I don’t get excited by chillis but I do love to wander through a foreign food store in search of something different from our usual supermarket offerings. On a visit to Casa Iberica in Fitzroy recently I was intrigued by a tin of chipotle peppers in adobo sauce, which I had never seen before. I also bought tinned black beans and dried garlic flakes because I rarely encounter them elsewhere.
To celebrate my first purchase of chipotle peppers I thought I should find out just what they are and turned to the trusty Wikipedia. To my surprise I found they were actually red jalapeno peppers that had been dried in a smoking chamber. It was less surprising to then discover that the word comes from Nahuatl for dried chilli. For those of you wondering about Nahuatl, it is a group of dialects and related languages of the Aztecs. Curious about the history, I turned to the Tabasco Historian who writes that they have been eaten in ancient Mexican civilizations since before the Aztecs.
It seemed only right and proper that I sample my new chipotle peppers in a Mexican dish and I had been eyeing off Wendy’s version of the Moosewood’s Black Bean and Sweet Potato Burritos that she posted recently. How would they be with chipotle? I couldn’t resist finding out.
Rather good, actually. Smoky and fiery hot. Even E (who is known as Mr Tabasco Fiasco in this house for his tendency to add Tabasco to almost every meal I serve) exclaimed at the heat. Fortunately I warned him to taste before he doused. It may have been made hotter by me adding more of the adobo sauce than I had intended because the jar I put the remains in was a little bit too small. Wikipedia gives them 3 out of 5 on the heat scale but they are much hotter than I am used to. However, I am sure there will be a lot more of them on my blog as I have a jarful to get through.
While I was feeling like the Curious Orange, I also did a little experiment with the cheese. When Wendy had posted her burritos, I wondered why she had grilled the cheese after cooking them rather than just cooking them with cheese on them. So I tried just baking the burritos with cheese. It didn’t crisp up as I had hoped. But if I had grilled it I am sure my ends of burritos would have charred (unlike Wendy’s very appetizing looking ones). I have decided that tortillas are just too delicate to be able to produce a nice crispy golden cheese topping and maybe next time I should try adding the cheese to the mixture.
Wendy served hers with tomato salsa but I wasn’t organized enough. Only as I was cooking them did I remember they needed some sort of sauce. I cooked up a quick makeshift tomato sauce out of tomato passata, pumpkin chutney, a pinch of salt, spring onions and garlic. It was very good. We also had broccoli and corn on the cob with them. The following night I lightly fried some vegies and added more of my passata which was lovely. There are lots of ways to eat these burritos and I highly recommend you try some. But if you do use chipotle peppers and feel about chillis as I do, go easy!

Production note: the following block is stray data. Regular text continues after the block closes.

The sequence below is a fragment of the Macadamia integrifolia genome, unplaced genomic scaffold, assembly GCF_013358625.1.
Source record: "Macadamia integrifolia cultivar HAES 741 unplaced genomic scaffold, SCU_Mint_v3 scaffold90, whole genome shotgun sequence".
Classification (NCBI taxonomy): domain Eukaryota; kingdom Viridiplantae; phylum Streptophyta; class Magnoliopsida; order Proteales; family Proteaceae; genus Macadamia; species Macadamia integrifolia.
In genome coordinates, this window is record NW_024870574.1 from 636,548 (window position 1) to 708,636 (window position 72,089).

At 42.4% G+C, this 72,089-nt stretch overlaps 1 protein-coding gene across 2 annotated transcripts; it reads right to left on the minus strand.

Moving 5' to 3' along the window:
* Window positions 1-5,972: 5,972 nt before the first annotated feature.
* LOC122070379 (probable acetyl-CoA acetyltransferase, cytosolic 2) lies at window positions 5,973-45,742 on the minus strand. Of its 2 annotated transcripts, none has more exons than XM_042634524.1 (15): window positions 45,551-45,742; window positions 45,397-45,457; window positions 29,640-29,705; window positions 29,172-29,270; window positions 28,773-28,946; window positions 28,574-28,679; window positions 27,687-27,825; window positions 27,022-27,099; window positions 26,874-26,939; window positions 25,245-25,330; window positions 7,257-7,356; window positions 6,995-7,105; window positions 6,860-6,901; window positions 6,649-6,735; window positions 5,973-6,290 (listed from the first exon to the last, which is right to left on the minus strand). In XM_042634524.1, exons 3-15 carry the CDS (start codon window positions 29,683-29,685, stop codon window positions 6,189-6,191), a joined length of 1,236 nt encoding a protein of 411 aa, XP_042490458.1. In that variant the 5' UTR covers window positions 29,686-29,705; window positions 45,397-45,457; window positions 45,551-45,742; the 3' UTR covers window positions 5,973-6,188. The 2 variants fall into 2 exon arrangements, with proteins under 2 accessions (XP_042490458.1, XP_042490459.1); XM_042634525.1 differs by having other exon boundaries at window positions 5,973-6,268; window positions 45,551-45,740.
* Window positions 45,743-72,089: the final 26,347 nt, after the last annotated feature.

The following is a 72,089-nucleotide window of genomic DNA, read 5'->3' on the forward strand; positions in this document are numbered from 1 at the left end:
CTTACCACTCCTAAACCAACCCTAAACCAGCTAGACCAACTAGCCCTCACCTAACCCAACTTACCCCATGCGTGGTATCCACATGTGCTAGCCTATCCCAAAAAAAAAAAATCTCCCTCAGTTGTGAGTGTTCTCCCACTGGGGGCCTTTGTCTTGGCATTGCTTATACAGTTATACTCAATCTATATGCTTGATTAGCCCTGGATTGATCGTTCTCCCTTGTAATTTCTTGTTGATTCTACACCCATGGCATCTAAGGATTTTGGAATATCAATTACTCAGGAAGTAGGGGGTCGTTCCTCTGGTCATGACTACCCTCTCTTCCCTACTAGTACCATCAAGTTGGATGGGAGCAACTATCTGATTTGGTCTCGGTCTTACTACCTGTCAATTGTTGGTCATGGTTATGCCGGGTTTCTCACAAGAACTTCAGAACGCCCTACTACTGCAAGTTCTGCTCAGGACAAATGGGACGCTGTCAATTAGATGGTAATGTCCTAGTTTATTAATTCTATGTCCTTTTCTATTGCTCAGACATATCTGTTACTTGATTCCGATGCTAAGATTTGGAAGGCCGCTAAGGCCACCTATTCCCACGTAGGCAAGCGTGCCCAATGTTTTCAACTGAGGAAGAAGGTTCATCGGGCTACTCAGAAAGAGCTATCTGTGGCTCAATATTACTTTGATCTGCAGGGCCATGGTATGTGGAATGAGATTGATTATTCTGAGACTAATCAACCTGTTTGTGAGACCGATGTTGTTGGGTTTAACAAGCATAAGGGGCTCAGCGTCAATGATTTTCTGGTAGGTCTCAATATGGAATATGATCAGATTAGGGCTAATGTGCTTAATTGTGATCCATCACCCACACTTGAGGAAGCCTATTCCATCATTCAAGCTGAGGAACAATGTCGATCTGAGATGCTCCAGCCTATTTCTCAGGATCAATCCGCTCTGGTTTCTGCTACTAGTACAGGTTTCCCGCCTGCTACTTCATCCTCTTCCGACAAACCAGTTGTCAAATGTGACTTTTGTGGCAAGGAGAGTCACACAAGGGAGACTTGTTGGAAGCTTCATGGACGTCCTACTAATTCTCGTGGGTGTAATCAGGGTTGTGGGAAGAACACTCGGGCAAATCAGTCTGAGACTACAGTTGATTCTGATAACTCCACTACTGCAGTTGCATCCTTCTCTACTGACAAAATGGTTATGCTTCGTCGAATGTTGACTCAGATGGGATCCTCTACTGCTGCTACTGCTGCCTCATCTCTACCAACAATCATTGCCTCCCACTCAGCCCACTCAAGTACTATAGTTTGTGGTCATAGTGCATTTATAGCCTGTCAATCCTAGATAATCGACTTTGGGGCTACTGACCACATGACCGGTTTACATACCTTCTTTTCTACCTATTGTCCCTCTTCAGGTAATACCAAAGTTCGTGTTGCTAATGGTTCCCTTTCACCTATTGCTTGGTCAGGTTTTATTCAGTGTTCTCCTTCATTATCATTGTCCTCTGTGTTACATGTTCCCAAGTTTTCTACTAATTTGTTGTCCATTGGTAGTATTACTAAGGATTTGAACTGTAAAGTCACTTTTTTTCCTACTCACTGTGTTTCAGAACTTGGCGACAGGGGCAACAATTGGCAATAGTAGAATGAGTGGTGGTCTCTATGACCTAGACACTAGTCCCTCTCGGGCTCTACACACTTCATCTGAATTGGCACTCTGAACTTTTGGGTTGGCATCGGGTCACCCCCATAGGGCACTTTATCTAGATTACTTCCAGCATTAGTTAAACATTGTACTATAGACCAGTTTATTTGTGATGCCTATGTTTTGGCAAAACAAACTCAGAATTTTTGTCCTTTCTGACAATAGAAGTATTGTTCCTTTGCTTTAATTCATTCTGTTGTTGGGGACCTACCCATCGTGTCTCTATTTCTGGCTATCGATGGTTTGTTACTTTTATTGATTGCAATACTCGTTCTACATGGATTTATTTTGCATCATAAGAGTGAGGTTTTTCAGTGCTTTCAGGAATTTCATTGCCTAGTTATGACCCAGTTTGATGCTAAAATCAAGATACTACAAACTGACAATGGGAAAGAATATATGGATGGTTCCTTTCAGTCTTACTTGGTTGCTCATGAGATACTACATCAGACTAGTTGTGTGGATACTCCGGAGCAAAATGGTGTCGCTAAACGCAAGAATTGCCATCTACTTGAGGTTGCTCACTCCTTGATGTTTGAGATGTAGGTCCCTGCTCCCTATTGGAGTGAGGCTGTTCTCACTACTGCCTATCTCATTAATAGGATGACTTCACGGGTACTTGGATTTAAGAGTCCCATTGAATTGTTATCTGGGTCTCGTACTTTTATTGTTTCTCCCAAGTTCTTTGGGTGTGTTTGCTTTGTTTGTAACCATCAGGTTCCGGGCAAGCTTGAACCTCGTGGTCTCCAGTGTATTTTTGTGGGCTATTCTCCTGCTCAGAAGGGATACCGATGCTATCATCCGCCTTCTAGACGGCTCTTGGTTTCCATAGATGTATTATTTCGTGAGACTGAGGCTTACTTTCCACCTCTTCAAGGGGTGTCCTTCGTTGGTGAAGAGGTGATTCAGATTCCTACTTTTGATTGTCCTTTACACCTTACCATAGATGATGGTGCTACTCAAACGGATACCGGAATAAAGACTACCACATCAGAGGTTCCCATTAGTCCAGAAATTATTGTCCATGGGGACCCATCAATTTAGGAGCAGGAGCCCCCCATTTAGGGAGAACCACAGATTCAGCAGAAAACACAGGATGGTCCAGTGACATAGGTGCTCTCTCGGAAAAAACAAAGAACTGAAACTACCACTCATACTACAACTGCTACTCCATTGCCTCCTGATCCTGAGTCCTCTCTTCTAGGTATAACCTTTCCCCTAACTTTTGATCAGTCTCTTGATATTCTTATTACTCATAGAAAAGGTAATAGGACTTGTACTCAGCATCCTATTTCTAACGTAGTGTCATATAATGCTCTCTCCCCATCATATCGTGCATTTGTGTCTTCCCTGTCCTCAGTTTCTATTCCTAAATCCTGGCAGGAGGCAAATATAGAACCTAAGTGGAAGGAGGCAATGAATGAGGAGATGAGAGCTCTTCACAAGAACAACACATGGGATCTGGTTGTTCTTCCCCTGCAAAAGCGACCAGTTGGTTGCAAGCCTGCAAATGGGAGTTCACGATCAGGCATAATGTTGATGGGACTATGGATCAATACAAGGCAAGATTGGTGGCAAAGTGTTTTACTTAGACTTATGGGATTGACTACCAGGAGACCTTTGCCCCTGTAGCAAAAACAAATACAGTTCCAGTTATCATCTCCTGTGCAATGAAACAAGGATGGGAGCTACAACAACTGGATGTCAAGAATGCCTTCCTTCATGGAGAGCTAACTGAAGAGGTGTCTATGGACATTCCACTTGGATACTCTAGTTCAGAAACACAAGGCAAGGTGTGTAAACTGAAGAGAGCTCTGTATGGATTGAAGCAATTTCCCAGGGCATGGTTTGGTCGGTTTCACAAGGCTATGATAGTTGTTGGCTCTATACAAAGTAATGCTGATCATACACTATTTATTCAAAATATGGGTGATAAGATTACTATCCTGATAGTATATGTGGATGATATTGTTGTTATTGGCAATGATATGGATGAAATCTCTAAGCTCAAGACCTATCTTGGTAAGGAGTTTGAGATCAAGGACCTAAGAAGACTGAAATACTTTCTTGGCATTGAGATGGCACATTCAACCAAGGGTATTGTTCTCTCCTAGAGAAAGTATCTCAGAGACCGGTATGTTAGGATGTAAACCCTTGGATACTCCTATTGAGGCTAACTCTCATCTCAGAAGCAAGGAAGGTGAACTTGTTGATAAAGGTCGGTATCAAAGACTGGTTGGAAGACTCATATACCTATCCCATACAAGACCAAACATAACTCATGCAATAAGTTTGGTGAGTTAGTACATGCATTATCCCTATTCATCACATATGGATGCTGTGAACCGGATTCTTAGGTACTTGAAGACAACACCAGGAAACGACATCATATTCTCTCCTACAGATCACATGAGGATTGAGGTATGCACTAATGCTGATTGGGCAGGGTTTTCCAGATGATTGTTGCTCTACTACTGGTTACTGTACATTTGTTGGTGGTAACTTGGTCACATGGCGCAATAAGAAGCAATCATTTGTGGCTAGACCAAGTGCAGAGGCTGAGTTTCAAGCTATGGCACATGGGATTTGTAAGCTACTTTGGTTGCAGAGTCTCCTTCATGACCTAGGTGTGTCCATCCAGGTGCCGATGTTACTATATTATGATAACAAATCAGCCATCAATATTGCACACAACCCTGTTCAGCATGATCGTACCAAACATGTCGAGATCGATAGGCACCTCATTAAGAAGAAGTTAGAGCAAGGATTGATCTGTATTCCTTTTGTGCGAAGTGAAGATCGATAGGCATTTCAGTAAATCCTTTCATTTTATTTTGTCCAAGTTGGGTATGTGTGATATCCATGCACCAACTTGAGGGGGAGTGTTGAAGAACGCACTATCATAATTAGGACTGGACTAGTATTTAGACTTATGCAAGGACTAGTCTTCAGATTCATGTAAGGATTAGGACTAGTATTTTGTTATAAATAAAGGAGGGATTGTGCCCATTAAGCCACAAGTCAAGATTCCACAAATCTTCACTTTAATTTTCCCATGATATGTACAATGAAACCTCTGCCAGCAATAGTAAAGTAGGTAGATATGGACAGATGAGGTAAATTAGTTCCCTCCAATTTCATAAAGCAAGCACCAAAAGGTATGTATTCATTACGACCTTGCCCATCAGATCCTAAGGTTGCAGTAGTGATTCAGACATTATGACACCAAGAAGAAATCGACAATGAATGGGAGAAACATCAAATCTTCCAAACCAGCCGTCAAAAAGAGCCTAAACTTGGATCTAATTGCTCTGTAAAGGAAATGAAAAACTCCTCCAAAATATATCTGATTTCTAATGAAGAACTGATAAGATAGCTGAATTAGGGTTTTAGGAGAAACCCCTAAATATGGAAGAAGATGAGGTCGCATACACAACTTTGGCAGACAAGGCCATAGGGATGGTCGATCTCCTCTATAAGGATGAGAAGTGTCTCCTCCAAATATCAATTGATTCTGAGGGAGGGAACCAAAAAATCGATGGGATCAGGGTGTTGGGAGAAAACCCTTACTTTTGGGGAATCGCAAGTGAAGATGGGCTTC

Black Bean and Sweet Potato Burrito
(adapted from Wendy’s version of The Moosewood Low Fat Cookbook)
2 medium sweet potatoes, peeled and cubed (about 600g)
3 spring onions, chopped
3 garlic cloves, finely chopped
1 chipotle pepper, finely chopped
1 tbsp adobo sauce
1 tbsp ground coriander
1 tbsp ground cumin
400g (15oz) tin of black beans, drained and rinsed
Handful of parsley
Juice of half a lemon
½ tsp salt
Grated cheddar cheese (optional)
Add the sweet potato to a pan of salted water. Bring to the boil and simmer for 10 minutes or until the sweet potato is tender. Drain and set aside.
Meanwhile, heat a little oil in a medium sized saucepan. Fry spring onions and garlic over low heat for 2-3 minutes. Add cumin and coriander and cook for 1 minute.
Remove saucepan from the heat and add sweet potato, chilli, black beans, parsley, lemon juice and salt. Use a potato masher to roughly mash together. (Or use a blender to roughly chop.)
Pre-heat oven to 170 C and lightly grease a 23cm square baking dish (I used a cake tin because it was the best size in the kitchen).
Divide the sweet potato mixture between 4 tortillas. Spread mixture along the middle of each tortilla, roll up and place in baking dish with seam down so they fit snugly.
I sprinkled cheese and some sesame seeds on mine and baked uncovered for 30 minutes but Wendy covered hers with foil, baked for 30 minutes, then she sprinkled with cheese and placed under the grill til the cheese was bubbling and starting to brown.
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